MICHAEL MORGAN, Music Director & Principal Conductor
Michael Morgan was born in Washington, D.C., where he attended public schools and began conducting at the age of 12. While a student at Oberlin College Conservatory of Music, he spent a summer at the Berkshire Music Center at Tanglewood. There he was a student of Gunther Schuller and Seiji Ozawa, and it was at that time that he first worked with Leonard Bernstein.
In 1980, he won first prize in the Hans Swarovsky International Conductors Competition in Vienna, Austria and became Assistant Conductor of the Saint Louis Symphony Orchestra, under Leonard Slatkin. His operatic debut was in 1982 at the Vienna State Opera in Mozart’s The Abduction from the Seraglio. In 1986, Sir Georg Solti chose him to become the Assistant Conductor of the Chicago Symphony Orchestra, a position he held for five years under both Solti and Daniel Barenboim. In 1986 he was invited by Leonard Bernstein to make his debut with the New York Philharmonic. As a guest conductor he has appeared with most of America’s major orchestras as well as the New York City Opera, St. Louis Opera Theater and Washington National Opera.
In 2005, he received two national awards by major music associations, the San Francisco Chapter of The Recording Academy with the 2005 Governor’s Award for Community Service and, on the opposite coast, the American Society of Composers, Authors and Publishers (ASCAP) as one of its five Concert Music Award recipients.
Among innovations, Morgan created a new Philharmonic Artistic & Cultural Initiative Team (ACIT) composed of board members, musicians, staff and community members who work with Maestro Morgan to develop programming that is responsive to Sacramento community needs and interests.
Morgan continues to draw attention, most recently in a feature article in the Nov. 4, 2011 issue of the New York Times. He has been called “a trailblazer” for his vision, which matches classic and 20th-century pieces with contemporary pieces by local composers – all with an intention of building community through music. Morgan notes, “The thing I find most interesting about orchestras is using them to bring the town together…We want the fans of this music and that music, who may never see each other in real life, to come and watch a concert together…The orchestra is more than a vehicle for pretty music.”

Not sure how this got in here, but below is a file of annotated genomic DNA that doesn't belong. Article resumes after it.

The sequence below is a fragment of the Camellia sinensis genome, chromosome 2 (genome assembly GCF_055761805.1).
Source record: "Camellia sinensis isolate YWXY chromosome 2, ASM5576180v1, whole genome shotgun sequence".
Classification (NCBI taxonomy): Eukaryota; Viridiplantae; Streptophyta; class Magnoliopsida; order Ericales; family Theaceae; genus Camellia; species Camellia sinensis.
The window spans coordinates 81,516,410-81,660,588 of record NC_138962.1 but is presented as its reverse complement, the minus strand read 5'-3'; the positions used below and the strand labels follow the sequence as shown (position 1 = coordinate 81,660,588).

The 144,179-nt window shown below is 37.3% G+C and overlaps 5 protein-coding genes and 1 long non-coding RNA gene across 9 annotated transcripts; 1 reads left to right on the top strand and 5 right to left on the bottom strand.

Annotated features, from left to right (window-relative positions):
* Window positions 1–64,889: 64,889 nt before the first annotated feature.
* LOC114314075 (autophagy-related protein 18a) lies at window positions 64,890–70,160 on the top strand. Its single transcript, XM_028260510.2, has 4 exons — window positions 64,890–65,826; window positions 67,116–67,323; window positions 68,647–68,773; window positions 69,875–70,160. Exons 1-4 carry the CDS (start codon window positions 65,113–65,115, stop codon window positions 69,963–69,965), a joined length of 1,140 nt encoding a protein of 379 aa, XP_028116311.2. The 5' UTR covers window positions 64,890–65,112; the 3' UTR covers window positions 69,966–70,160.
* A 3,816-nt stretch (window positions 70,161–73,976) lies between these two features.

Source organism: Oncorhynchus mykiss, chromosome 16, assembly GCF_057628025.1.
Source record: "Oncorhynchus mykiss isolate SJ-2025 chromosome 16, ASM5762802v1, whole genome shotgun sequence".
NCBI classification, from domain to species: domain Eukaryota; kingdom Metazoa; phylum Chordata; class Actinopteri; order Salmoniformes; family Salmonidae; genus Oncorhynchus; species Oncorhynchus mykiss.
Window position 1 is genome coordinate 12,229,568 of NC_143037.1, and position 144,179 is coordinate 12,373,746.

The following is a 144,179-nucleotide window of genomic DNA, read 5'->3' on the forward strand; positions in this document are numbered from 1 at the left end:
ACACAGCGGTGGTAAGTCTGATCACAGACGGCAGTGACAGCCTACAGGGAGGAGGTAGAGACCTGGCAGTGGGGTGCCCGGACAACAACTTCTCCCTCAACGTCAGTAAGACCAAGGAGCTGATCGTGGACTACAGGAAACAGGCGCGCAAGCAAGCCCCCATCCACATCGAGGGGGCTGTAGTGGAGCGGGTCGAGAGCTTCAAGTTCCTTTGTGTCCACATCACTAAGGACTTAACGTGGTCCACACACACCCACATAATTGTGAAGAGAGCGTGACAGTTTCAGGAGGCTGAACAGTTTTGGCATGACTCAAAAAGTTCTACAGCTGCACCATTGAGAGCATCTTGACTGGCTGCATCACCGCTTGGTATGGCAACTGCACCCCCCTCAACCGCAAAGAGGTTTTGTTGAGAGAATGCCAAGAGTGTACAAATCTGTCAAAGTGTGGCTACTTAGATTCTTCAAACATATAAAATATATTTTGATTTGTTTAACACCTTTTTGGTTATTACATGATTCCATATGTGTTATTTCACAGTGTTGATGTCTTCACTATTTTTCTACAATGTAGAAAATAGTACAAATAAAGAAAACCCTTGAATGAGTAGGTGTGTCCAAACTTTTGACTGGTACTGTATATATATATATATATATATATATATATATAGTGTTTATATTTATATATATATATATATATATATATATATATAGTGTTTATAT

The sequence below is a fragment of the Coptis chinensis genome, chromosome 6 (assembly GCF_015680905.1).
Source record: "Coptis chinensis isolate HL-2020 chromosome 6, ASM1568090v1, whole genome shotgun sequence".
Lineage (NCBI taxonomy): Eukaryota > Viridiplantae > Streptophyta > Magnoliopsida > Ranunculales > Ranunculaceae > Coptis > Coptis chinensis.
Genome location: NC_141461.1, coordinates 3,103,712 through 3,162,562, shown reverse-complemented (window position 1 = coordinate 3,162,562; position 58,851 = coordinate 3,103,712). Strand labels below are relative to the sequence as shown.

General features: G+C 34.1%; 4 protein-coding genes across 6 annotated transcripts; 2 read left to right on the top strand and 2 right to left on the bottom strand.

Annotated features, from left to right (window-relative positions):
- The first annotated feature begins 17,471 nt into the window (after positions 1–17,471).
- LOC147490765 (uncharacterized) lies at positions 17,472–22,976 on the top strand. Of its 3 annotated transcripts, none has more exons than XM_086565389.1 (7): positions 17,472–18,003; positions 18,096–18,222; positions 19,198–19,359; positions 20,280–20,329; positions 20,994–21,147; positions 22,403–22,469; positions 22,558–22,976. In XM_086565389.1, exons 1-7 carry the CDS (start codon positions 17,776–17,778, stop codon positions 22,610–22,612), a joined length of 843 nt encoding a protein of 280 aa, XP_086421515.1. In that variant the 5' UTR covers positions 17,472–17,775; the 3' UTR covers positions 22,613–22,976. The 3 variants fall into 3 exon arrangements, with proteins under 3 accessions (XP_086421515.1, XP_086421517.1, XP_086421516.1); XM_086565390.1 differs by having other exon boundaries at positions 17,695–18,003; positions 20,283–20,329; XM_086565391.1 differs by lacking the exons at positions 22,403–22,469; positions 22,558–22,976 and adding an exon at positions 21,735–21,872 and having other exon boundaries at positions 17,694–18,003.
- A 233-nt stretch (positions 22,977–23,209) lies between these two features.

KENNETH RASKIN, Associate Conductor
Kenneth Raskin was appointed Associate Conductor of the Philharmonic at the beginning of the 2010-2011 season. He made his debut with the Philharmonic in May of 2009 conducting Dvorak’s New World Symphony, and lead the orchestra to great acclaim in 2010′s Target Family Concert featuring Rimsky-Korsakov’s Sheherazade. Highlights from past seasons include performances of Tchaikovsky’s Symphony No. 4 and Symphony No. 7 by Beethoven.
Raskin was previously the Assistant Conductor of the North Carolina Symphony, where he performed numerous concerts including Classical, Pops, and Young Persons programs. He is currently Music Director of Camerata California, and additional posts have included the Associate Conductor of the Sewanee Summer Music Festival in Sewanee, Tennessee, Principal Conductor of the highly regarded San Francisco Bay Area Concerto Orchestra, and more.
Kenneth Raskin has appeared as a guest conductor with several fine orchestras across the United States including the Houston Symphony, the Fort Worth Symphony, the El Paso Symphony, the Illinois Symphony, the Lubbock Symphony, the Toledo Symphony, the San Francisco Sinfonietta, the University of Michigan Philharmonia.
Maestro Raskin was featured in the League of American Orchestra’s 2005 esteemed Conductor Preview with the Jacksonville Symphony in Florida. In 2004, he was a finalist for the League’s Conducting Fellowship Program, appearing with the Houston and Cleveland Symphony Orchestras. Raskin received his Masters degree in Orchestral Conducting at the University of Michigan School of Music, where he studied with Kenneth Kiesler. He was also a Fellowship Academy Conductor at the Aspen School of Music in Colorado during the summer of 2003.
Kenneth Raskin pursued his career in conducting after distinguishing himself as a professional orchestral trumpeter, first as a member of the Haifa Symphony Orchestra in Israel, and later as a sought-after freelance musician in the San Francisco Bay Area.